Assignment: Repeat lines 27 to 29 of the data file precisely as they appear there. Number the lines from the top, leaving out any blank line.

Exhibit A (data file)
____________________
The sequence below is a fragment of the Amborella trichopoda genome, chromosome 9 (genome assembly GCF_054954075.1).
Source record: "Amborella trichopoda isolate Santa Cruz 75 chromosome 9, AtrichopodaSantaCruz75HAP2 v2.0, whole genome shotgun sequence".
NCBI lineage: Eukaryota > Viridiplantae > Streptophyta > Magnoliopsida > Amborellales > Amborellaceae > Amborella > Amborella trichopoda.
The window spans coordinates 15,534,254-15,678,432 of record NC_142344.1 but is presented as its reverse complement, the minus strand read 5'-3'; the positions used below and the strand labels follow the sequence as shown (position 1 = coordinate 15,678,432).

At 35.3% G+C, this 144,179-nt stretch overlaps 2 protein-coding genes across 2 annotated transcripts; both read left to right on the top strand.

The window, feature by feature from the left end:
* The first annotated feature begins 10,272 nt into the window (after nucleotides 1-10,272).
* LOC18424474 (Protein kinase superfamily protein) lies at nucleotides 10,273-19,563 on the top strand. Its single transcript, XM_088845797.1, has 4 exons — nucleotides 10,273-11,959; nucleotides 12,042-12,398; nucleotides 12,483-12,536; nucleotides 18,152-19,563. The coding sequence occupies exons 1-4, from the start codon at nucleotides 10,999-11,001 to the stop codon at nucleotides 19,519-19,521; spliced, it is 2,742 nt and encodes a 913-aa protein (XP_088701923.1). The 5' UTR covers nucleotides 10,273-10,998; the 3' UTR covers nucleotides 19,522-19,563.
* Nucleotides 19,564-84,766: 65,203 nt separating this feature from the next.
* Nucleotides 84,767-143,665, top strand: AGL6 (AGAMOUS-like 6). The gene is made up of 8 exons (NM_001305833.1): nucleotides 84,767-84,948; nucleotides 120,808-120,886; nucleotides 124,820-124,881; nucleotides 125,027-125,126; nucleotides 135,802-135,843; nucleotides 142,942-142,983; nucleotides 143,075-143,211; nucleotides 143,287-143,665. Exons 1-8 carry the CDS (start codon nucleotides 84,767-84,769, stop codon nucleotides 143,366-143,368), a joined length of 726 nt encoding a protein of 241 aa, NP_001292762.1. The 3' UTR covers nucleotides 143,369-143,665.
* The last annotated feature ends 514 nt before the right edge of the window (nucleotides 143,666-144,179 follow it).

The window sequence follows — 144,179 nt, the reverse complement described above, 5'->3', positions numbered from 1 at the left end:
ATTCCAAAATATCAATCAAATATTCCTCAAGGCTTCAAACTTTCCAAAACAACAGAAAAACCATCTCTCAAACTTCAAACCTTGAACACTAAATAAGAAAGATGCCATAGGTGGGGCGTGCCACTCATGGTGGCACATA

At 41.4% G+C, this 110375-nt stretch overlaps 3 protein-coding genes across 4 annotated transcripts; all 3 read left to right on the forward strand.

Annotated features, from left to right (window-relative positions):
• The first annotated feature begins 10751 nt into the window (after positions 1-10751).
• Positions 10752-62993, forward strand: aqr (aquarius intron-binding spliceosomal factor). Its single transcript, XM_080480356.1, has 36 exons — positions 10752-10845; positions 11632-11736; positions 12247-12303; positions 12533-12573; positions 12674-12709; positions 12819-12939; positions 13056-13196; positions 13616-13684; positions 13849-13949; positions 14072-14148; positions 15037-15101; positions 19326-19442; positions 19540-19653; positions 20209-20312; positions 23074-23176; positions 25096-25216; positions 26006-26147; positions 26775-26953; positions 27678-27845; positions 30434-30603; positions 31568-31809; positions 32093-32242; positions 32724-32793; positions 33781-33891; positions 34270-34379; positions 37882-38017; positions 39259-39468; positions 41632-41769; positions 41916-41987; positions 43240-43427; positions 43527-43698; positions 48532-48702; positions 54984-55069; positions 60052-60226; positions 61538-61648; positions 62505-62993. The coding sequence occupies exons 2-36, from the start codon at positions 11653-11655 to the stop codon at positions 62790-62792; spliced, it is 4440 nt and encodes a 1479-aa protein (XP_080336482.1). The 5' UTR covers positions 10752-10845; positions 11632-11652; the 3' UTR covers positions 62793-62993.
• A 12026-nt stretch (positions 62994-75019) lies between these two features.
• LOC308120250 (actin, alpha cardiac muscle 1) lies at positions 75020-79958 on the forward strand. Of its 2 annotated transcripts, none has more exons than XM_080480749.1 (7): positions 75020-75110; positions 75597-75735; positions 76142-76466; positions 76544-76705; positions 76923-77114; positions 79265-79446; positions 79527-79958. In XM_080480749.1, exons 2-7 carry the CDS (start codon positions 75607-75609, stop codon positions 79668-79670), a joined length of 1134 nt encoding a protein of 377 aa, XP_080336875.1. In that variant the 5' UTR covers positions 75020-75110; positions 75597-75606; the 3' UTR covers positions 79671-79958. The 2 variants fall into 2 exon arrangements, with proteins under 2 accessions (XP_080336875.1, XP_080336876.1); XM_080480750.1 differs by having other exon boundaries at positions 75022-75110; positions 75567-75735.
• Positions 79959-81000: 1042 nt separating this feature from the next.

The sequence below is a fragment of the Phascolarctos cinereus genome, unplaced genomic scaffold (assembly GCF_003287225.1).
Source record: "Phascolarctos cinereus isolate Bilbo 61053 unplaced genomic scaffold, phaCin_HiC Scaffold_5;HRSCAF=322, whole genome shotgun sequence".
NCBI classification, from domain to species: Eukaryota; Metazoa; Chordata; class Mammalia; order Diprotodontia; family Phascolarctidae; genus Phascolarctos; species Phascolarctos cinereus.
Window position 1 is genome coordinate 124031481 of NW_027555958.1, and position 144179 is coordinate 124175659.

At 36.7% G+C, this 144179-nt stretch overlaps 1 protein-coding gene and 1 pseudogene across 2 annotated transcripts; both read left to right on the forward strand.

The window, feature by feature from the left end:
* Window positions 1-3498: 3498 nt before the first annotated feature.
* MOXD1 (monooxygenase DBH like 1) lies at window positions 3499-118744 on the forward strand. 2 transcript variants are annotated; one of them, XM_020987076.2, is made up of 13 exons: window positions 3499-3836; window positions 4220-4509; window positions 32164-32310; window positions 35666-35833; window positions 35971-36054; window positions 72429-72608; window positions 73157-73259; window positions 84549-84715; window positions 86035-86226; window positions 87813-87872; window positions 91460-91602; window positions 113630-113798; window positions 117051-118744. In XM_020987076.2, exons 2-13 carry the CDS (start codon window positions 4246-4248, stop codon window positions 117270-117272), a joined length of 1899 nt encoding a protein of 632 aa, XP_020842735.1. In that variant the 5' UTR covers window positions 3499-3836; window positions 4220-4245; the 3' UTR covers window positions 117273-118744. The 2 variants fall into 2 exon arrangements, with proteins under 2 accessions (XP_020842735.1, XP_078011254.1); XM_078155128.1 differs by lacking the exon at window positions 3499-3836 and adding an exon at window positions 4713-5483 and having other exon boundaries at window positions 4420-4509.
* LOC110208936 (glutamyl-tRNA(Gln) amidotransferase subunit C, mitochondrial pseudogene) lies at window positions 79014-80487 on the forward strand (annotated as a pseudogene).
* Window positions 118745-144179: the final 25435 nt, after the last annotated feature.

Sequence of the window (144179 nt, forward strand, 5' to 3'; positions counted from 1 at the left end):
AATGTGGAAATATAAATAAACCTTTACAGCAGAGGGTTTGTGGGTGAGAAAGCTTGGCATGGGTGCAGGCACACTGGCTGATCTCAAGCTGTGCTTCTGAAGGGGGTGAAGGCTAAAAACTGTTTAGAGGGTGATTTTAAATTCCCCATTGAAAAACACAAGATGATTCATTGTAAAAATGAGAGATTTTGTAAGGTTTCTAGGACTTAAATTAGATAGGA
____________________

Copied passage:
* Window positions 1-3498: 3498 nt before the first annotated feature.
* MOXD1 (monooxygenase DBH like 1) lies at window positions 3499-118744 on the forward strand. 2 transcript variants are annotated; one of them, XM_020987076.2, is made up of 13 exons: window positions 3499-3836; window positions 4220-4509; window positions 32164-32310; window positions 35666-35833; window positions 35971-36054; window positions 72429-72608; window positions 73157-73259; window positions 84549-84715; window positions 86035-86226; window positions 87813-87872; window positions 91460-91602; window positions 113630-113798; window positions 117051-118744. In XM_020987076.2, exons 2-13 carry the CDS (start codon window positions 4246-4248, stop codon window positions 117270-117272), a joined length of 1899 nt encoding a protein of 632 aa, XP_020842735.1. In that variant the 5' UTR covers window positions 3499-3836; window positions 4220-4245; the 3' UTR covers window positions 117273-118744. The 2 variants fall into 2 exon arrangements, with proteins under 2 accessions (XP_020842735.1, XP_078011254.1); XM_078155128.1 differs by lacking the exon at window positions 3499-3836 and adding an exon at window positions 4713-5483 and having other exon boundaries at window positions 4420-4509.
* LOC110208936 (glutamyl-tRNA(Gln) amidotransferase subunit C, mitochondrial pseudogene) lies at window positions 79014-80487 on the forward strand (annotated as a pseudogene).